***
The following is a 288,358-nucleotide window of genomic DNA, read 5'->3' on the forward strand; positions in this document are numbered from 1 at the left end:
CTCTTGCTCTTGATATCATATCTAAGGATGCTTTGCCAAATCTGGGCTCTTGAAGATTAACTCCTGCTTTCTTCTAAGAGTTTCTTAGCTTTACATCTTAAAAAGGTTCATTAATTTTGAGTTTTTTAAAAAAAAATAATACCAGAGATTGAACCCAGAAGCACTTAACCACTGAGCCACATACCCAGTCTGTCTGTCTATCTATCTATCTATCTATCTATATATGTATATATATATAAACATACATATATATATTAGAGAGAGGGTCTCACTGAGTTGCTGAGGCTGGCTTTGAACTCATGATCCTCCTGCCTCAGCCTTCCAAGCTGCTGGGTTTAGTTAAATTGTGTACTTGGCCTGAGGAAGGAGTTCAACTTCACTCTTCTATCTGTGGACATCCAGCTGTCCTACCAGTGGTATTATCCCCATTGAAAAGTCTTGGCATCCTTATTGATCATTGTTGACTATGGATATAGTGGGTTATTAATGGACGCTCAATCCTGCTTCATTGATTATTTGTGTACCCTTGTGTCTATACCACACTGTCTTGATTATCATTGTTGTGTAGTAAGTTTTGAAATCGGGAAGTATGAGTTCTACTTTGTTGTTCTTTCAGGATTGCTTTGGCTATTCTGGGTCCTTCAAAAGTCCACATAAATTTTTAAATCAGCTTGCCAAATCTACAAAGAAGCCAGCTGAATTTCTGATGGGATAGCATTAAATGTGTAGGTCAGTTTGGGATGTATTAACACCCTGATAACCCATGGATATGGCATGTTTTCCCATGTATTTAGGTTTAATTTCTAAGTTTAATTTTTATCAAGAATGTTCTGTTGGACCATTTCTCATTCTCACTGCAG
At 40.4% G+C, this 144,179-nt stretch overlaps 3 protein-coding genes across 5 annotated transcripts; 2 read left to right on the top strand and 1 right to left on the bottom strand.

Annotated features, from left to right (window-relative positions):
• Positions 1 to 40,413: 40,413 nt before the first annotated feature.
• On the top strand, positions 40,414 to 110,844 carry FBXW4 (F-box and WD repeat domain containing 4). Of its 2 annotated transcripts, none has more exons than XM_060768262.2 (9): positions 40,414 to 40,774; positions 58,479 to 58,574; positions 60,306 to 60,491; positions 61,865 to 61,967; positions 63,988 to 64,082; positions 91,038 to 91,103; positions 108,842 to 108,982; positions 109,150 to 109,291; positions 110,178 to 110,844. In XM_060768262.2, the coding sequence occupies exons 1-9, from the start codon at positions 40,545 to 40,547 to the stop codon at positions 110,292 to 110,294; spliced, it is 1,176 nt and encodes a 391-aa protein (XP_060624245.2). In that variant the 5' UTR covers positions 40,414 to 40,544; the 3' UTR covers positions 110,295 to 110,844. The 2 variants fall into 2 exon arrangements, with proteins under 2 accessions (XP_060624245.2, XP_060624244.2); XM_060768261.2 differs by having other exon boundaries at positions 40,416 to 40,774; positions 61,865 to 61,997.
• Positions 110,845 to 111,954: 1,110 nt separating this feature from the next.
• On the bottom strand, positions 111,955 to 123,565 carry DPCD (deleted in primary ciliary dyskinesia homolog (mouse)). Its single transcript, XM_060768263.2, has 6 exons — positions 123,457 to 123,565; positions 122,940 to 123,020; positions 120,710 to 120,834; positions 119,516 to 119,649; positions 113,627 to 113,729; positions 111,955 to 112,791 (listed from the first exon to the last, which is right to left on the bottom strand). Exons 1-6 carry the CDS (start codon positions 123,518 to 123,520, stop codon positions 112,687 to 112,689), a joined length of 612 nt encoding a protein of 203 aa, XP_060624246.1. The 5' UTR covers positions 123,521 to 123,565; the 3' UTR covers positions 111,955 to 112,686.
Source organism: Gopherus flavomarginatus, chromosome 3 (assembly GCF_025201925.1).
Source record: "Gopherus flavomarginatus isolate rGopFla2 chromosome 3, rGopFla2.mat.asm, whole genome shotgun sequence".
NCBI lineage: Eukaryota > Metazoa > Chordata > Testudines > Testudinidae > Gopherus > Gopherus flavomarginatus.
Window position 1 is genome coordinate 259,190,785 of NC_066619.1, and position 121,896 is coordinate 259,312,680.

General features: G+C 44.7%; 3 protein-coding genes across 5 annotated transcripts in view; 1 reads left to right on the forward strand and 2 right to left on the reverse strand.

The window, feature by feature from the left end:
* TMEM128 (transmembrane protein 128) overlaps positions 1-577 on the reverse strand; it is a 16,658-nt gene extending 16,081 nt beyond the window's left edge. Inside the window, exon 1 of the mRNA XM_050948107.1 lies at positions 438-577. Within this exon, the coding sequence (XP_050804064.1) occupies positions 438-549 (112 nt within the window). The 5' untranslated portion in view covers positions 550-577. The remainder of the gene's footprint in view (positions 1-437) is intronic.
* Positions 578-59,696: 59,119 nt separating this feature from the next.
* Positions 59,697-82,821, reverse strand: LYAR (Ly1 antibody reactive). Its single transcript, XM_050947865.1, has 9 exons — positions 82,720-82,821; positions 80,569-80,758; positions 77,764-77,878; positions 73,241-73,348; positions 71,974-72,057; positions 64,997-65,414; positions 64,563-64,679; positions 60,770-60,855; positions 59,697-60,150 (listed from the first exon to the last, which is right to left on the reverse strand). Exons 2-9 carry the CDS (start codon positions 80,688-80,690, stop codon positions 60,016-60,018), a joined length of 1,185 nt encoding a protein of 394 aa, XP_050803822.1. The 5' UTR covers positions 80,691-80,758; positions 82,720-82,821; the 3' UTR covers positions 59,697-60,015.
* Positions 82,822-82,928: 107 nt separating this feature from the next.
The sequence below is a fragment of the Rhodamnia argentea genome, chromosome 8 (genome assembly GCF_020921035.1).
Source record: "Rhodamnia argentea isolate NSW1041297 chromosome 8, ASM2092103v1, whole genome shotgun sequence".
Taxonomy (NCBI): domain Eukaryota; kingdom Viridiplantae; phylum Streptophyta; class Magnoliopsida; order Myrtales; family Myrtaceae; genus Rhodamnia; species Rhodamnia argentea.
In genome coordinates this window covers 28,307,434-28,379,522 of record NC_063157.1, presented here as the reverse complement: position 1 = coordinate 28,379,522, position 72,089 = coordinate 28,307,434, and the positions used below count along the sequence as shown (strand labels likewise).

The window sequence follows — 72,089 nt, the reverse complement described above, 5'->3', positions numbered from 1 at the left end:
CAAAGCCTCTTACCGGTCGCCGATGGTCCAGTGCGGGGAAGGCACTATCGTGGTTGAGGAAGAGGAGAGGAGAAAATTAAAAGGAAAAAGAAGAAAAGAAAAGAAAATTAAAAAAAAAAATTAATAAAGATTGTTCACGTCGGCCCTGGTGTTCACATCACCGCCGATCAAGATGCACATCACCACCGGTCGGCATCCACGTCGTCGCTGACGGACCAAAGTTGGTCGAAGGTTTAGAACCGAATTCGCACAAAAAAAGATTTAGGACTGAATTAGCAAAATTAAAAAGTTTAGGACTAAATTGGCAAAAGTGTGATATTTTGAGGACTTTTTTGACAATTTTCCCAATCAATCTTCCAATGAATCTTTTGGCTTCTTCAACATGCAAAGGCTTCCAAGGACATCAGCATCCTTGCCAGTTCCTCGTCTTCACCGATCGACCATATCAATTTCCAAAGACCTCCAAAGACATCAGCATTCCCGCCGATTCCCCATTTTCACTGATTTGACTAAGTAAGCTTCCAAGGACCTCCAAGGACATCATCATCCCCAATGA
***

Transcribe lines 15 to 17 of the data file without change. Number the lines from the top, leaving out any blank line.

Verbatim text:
* TMEM128 (transmembrane protein 128) overlaps positions 1-577 on the reverse strand; it is a 16,658-nt gene extending 16,081 nt beyond the window's left edge. Inside the window, exon 1 of the mRNA XM_050948107.1 lies at positions 438-577. Within this exon, the coding sequence (XP_050804064.1) occupies positions 438-549 (112 nt within the window). The 5' untranslated portion in view covers positions 550-577. The remainder of the gene's footprint in view (positions 1-437) is intronic.
* Positions 578-59,696: 59,119 nt separating this feature from the next.
* Positions 59,697-82,821, reverse strand: LYAR (Ly1 antibody reactive). Its single transcript, XM_050947865.1, has 9 exons — positions 82,720-82,821; positions 80,569-80,758; positions 77,764-77,878; positions 73,241-73,348; positions 71,974-72,057; positions 64,997-65,414; positions 64,563-64,679; positions 60,770-60,855; positions 59,697-60,150 (listed from the first exon to the last, which is right to left on the reverse strand). Exons 2-9 carry the CDS (start codon positions 80,688-80,690, stop codon positions 60,016-60,018), a joined length of 1,185 nt encoding a protein of 394 aa, XP_050803822.1. The 5' UTR covers positions 80,691-80,758; positions 82,720-82,821; the 3' UTR covers positions 59,697-60,015.